Thursday, July 14, 2011

Twelve Year Old Rape Kit Leads To Rapist

Houston PD isn't the only agency that has had a huge backlog of rape kits languishing in their evidence vault. But there is a story over at the Houston Chronicle that demonstrates why it's important to get things moving at crime labs across the country.

After calling police, the teen underwent a sexual assault examination. That rape kit evidence was placed in the Houston Police Department property room — and that's where it sat, untested for 12 years.

Last month, after a Houston Police Department investigator re-examined the case and requested the evidence be tested, the identity of the alleged rapist was uncovered: Roland Ali Westbrooks, 36, convicted and sentenced in 1997 for raping another Houston woman.

Westbrooks, serving a 28-year sentence in a Texas prison after pleading guilty to the 1997 rape charge, was charged Monday with aggravated sexual assault of the 16-year-old, according to court records.

This is the first such case to come to light since the Houston Chronicle reported last month that almost 4,000 sexual assault kits — some dating to the 1990s — sit in an HPD property room freezer awaiting testing.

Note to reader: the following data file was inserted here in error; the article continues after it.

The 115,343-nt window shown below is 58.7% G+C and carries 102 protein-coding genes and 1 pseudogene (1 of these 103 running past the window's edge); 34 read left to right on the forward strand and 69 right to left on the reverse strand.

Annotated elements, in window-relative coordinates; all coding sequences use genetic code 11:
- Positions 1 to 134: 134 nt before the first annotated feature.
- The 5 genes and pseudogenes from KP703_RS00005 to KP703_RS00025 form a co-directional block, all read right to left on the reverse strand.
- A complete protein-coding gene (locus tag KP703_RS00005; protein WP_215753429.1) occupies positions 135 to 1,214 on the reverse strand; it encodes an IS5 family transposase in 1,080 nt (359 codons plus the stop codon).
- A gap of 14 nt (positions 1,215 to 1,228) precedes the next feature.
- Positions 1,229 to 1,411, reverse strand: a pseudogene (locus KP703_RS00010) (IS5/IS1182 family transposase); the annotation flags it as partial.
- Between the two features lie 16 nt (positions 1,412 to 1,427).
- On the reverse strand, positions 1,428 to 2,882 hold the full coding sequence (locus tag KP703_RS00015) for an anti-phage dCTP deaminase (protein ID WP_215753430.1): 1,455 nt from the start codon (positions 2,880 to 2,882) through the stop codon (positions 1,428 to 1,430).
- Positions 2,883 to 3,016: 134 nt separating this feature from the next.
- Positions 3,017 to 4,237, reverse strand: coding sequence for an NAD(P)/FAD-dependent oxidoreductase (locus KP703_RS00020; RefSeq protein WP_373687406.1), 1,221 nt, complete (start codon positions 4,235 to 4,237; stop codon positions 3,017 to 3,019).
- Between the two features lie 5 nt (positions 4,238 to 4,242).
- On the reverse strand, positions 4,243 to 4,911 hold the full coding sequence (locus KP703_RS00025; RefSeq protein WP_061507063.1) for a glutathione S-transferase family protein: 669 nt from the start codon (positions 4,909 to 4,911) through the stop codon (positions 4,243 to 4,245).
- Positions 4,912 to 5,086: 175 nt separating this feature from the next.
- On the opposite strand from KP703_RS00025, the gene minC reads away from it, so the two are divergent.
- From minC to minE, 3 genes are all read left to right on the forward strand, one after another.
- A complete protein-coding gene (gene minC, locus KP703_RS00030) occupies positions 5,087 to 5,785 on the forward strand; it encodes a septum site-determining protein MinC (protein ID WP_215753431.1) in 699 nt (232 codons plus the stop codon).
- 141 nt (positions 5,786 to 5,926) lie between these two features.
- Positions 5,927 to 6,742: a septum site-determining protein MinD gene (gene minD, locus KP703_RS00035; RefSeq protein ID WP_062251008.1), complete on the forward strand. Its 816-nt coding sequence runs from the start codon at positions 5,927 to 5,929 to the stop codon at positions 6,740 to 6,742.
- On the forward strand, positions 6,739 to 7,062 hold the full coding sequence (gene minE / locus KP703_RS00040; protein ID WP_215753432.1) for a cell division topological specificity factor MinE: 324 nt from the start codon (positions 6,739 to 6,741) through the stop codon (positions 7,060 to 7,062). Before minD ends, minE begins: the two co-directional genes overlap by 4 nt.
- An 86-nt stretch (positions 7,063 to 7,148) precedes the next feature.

There is a real need for reform in the system of crime labs across the country. The high cost of running crime labs along with several crime lab scandals have led some departments to do away with crime labs and send their evidence for testing elsewhere. This and an increase in the use of DNA evidence has led to the backlog of cases for testing.

These kinds of issues do a real disservice to the victims of these awful crimes. We can do better than this. However, it's going to take funding in state and local governments' budgets to start chipping away at these backlogs.

I wonder how many more crimes will be solved by eliminating the testing backlog?

3 comments:

  1. Thanks, Scott for a great and timely post. I think it's important also that we encourage and receive private sector support for crime labs. It doesn't have to be sponsorship - though, the "Fort Worth Parkay Margarine Crime Lab" would be pretty funny - but there should be some way of getting community and non-governmental organizations together to raise money to help. That seems a lot more palatable than raising taxes, or wresting budget-dollars from the hands of state bureaucrats.

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  2. At some point though, the government has to pony up to adequately fund the crime lab system. This is part of the criminal justice system. That's one of those services that they are supposed to provide.

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  3. Absolutely agreed. I would look to private sector contributions to enhance, not substitute for, government funds.

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